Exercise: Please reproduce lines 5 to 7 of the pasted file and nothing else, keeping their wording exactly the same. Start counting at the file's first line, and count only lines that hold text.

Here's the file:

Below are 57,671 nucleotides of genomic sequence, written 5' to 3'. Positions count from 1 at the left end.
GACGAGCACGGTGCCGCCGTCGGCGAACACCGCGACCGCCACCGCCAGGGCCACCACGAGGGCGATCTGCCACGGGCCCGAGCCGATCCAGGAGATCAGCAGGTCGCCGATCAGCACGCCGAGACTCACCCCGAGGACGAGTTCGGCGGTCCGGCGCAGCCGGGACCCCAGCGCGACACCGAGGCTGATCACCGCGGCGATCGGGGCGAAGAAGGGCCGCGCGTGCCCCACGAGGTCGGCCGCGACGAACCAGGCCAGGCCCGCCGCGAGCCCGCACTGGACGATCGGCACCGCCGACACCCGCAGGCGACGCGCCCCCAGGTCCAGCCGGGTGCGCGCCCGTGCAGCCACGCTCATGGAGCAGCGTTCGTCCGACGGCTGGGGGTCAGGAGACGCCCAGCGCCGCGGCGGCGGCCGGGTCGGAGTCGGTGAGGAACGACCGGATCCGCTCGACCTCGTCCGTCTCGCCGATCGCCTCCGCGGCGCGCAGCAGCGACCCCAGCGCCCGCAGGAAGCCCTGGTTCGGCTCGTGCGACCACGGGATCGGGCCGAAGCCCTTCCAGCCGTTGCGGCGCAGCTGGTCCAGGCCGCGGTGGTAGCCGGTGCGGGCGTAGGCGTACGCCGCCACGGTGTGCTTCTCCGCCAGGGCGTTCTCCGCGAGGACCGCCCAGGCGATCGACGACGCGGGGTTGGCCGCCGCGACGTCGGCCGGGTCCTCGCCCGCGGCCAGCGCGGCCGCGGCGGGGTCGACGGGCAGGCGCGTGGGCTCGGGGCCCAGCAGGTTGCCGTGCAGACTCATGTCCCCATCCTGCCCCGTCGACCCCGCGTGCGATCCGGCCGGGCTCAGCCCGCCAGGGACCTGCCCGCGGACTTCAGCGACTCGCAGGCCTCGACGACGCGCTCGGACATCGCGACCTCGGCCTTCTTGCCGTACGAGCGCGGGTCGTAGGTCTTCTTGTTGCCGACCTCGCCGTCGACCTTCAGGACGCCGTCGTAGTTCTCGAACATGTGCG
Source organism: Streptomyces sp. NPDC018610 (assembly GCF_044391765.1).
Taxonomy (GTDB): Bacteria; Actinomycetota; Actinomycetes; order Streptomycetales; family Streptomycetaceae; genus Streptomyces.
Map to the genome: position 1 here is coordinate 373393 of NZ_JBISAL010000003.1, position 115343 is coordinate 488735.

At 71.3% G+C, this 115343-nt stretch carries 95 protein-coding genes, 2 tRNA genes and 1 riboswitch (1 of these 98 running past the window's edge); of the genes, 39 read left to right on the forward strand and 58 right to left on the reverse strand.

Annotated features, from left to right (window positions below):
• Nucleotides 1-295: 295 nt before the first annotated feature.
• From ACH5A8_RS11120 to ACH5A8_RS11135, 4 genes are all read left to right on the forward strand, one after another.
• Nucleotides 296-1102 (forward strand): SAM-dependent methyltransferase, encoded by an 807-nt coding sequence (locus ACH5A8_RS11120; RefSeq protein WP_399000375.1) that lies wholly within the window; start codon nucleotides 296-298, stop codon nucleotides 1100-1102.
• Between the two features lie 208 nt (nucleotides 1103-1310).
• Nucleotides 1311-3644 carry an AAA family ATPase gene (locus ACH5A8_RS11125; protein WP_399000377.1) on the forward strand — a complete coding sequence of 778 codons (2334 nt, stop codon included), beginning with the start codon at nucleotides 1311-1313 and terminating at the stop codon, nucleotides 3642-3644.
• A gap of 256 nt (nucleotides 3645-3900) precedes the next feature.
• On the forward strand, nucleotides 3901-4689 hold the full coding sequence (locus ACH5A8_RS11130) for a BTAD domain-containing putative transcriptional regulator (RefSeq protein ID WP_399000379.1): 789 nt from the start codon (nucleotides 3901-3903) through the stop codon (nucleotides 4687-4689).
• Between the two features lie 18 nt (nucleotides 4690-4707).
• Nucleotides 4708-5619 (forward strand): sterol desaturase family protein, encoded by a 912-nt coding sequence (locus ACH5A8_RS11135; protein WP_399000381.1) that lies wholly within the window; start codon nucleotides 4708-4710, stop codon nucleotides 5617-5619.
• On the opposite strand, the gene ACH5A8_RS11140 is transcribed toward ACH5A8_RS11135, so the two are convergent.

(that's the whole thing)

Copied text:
Map to the genome: position 1 here is coordinate 373393 of NZ_JBISAL010000003.1, position 115343 is coordinate 488735.

At 71.3% G+C, this 115343-nt stretch carries 95 protein-coding genes, 2 tRNA genes and 1 riboswitch (1 of these 98 running past the window's edge); of the genes, 39 read left to right on the forward strand and 58 right to left on the reverse strand.

Annotated features, from left to right (window positions below):